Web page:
As we hiked south, our first stop was the established campground. This is one of the other guaranteed water sources and it does not need to be filtered. We only carried one full Nalgene each on the boat since you cannot board with water in your backpack. We stopped here to fill all the water we would need to get us to Clapp Springs.
The campground was about a mile and a half from the pier and we quickly filled 3-4 liters of water each and then got on the trail to climb up to Clapp Springs as our next big stop.
Day 1: Hiking to La Jolla Vieja Beach
After filling up our water sources to hold us over until we reached Clapp Springs, we were back on the trail headed towards the backcountry beach camping!
Below is a map showing our route from the pier, to Clapp Springs and ending at La Jolla Vieja Beach:
Day one for us ended up being 12.42 miles starting after 11am, which was after the boat docked.
Once we left the campground the trail immediately goes down to cross Water Canyon which is the canyon the campground is built next too. This was the only water we saw until we reached Clapp Springs.
Crossing Water Canyon was just a quick dip down and right back up on the other side. Once across the small canyon the trail quickly flattens out as you quickly come to Wreck Road where the trail starts to climb up and over Santa Rosa Island.
Most of the "trail" on the first day is essentially a road and is wide enough for a car. The "trail" doesn't really narrow down until you get to the far side of the island.
The start of Wreck Road was the steepest, but it pretty quickly turns into a nice gentle upwards slope. As you rise up make sure you look back towards the pier end enjoy the views of the water!
In a lot of my pictures on the first day you can see an orange glow due to the wild fires that were burning in pretty much all of California at the time.
Wreck Road was a pretty easy hike, mostly rolling hills, but was generally sloping up. At this point we were also not loaded down with all our water and this part seemed to fly by! We did enjoy views of rolling grass fields that are probably beautiful in the springtime.
In the distance across the grass fields we could see Santa Cruz Island peeking out above the sea haze:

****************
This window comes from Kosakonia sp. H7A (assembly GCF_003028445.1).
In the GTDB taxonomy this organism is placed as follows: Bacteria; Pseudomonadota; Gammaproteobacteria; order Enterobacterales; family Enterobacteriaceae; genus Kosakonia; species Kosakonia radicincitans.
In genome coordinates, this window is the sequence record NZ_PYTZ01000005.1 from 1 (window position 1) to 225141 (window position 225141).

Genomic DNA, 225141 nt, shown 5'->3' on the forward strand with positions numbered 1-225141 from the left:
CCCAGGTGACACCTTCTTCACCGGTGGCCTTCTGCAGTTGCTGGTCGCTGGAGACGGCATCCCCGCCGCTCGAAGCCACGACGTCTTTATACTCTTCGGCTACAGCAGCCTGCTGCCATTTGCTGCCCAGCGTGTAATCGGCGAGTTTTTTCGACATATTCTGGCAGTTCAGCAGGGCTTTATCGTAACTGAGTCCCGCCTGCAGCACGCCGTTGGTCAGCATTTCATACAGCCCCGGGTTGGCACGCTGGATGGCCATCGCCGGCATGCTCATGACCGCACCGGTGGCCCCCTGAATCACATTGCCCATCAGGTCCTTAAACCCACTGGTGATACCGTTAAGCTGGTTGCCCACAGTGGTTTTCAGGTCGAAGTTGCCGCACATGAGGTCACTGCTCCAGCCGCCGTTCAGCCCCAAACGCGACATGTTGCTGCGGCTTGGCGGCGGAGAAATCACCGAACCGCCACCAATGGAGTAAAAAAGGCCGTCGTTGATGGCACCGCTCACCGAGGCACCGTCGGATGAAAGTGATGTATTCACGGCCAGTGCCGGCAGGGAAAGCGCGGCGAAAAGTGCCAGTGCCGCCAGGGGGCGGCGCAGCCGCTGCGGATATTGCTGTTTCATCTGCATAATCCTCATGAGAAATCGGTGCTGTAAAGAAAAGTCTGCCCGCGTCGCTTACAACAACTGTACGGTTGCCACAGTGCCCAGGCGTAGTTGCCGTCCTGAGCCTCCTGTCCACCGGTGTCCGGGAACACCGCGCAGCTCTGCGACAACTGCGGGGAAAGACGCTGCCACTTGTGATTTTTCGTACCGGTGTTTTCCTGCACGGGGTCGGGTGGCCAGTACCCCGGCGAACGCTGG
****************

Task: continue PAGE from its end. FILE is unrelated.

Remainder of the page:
Pro Tip: Landscape Photography
When taking landscape photography try an incorporate leading lines to draw a viewers gaze through the entire photo. In the photo above I framed it so the trail in the background would act as the leading lines to draw your gaze from us and into the hills behind us.
As you continue to climb up the gradual slopes, you will eventually come to a fork in the road. You can either go right towards Ford Point or left to Clapp Springs. For our trip we were heading in the direction of Ford Point, but we stayed left at the Fork to head to Clapp Springs. At Clap Spring we planned to top off all our water sources because this was the last known fresh water source until we made it back to the campground on Friday evening.
From the fork, Clapp Springs is about a half mile down. If you are planning to stop here for water and then head back towards Ford Point, this water re-fill will add about a mile onto your trip.
Also, if you are going back towards Ford Point, the trail to Clapp Springs from the fork is all downhill. It's only about 300 feet in elevation drop, but it's fun to climb right back up that hill after you max out your water load....
Clapp Spring itself feeds directly into a large basin of water and you can either filter right from the basin or use a faucet to fill a gravity bag type filter like we used.
Pro Tip: Water Filtration
I have recently begun using a gravity filter while backpacking, and it has been awesome not having to stay next to the water to hand pump it. I just fill up the bag with water and let gravity do the rest.